Academic teams up with Shadow Secretary of State for Scotland
An Edinburgh Napier academic has taken part in an initiative which gives policymakers and research scientists the chance to experience each other’s worlds.
Dr Nick Wheelhouse, an Associate Professor in the School of Applied Sciences, was selected for the Royal Society’s Pairing Scheme.
Each year, 30 research scientists are paired with UK parliamentarians and civil servants. They learn about each other’s work by spending time together in Westminster and the researcher’s institutions.
Those taking part gain an insight into how research findings can help inform policymaking, and come away with a better understanding of how they can get involved.
The event was held online this year due to the pandemic, but Nick - pictured centre - enjoyed a hugely interesting virtual Week in Westminster, during which he was paired with Edinburgh South MP Ian Murray, the Shadow Secretary of State for Scotland.
As policy lead for the Society for Reproduction and Fertility, Nick was keen to find out more about how science informs policy.
He said: “I originally applied before Covid but, if anything, the recent increase in public scrutiny of Government scientific advice and policy had increased my interest further.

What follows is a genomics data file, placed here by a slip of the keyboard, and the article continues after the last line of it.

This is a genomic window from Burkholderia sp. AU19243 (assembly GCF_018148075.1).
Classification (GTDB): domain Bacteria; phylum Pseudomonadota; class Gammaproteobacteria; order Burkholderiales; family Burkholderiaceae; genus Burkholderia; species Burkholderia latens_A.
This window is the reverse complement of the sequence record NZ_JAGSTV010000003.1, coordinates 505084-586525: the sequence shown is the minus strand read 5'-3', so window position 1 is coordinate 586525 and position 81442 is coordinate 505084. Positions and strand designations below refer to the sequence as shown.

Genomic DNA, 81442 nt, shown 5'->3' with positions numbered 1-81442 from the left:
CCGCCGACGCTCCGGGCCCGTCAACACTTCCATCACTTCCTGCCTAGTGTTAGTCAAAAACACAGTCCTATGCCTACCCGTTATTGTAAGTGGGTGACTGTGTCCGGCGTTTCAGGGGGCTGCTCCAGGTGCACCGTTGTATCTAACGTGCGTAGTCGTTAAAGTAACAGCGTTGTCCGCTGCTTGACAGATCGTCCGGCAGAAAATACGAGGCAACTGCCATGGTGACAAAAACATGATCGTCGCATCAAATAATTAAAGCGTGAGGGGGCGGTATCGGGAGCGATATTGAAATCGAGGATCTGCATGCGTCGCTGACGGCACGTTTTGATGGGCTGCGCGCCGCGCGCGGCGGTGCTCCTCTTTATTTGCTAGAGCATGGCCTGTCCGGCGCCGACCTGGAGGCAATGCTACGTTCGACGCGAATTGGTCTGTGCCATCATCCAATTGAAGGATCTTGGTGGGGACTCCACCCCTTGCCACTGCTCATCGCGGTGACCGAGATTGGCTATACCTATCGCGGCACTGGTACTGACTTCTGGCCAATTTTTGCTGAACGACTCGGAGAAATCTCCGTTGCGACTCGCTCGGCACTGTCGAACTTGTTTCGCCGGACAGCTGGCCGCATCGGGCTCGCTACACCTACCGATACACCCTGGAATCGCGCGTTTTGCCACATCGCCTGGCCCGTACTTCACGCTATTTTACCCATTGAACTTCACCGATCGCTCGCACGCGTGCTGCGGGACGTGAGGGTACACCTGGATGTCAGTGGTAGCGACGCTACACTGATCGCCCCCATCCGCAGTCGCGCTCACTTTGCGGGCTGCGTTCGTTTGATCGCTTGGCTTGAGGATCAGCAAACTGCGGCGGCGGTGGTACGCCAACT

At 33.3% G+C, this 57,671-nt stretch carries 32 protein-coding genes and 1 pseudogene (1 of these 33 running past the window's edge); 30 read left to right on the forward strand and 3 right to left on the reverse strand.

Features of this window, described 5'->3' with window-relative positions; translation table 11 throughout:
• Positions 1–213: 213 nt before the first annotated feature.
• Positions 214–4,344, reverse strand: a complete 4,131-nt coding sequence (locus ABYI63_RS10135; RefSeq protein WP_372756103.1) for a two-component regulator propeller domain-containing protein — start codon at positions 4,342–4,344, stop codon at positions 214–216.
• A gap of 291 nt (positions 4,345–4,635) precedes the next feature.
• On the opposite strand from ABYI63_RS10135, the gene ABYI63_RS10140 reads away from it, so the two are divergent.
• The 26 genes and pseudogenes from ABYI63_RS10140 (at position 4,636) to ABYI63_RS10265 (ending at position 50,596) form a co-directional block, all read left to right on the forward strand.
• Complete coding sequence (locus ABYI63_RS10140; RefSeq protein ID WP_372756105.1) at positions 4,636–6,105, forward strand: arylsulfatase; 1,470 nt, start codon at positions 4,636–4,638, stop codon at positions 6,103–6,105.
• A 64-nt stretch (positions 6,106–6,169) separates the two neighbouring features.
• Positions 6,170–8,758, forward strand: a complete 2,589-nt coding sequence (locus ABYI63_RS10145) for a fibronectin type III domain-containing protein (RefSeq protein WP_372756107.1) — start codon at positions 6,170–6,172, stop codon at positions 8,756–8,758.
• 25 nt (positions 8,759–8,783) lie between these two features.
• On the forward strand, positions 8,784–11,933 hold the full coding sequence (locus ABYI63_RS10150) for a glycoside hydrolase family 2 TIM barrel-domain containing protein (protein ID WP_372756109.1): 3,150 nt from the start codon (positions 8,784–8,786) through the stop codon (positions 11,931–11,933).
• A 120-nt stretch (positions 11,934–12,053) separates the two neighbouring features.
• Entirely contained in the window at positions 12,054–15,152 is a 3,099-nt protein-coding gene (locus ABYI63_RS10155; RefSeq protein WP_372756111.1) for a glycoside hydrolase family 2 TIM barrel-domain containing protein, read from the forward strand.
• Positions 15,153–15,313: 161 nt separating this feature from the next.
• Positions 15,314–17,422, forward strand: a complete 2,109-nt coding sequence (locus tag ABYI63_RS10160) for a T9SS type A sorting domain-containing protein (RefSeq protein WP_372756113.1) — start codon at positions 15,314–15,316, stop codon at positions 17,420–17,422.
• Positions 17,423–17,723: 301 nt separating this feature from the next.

“The Royal Society team managed to put together a great programme of activities providing us with chances to interact with politicians and civil servants.
“I was the fifth academic that Ian had been paired with over the last few years, but the first biologist. We met virtually before the week of the scheme and I felt that this gave me an insight into some of the thoughts of parliamentarians about academia and provided me with a more balanced view of politics than we are often used to.
“This was something that really struck me during the week, the thoughtful and balanced way many of the politicians really engaged with science policy, particularly within the mock select committee and round table discussions.
“During these activities I was able to ask quite pointed questions to senior politicians including the Minister of Science. I don’t know where else we would be given these opportunities.”
The disciplines of the attendees ranged from nuclear energy through to biotechnology and infectious disease.
Nick said: “To get such a broad range of opinion on a broad range of scientific questions was equally as rewarding as the interaction with the parliamentarians and civil servants.
“I would without hesitation recommend the scheme to anyone thinking of engaging with Government. My one regret - I didn’t manage to attend Parliament this year. Perhaps one day. I do have an invite from Ian!”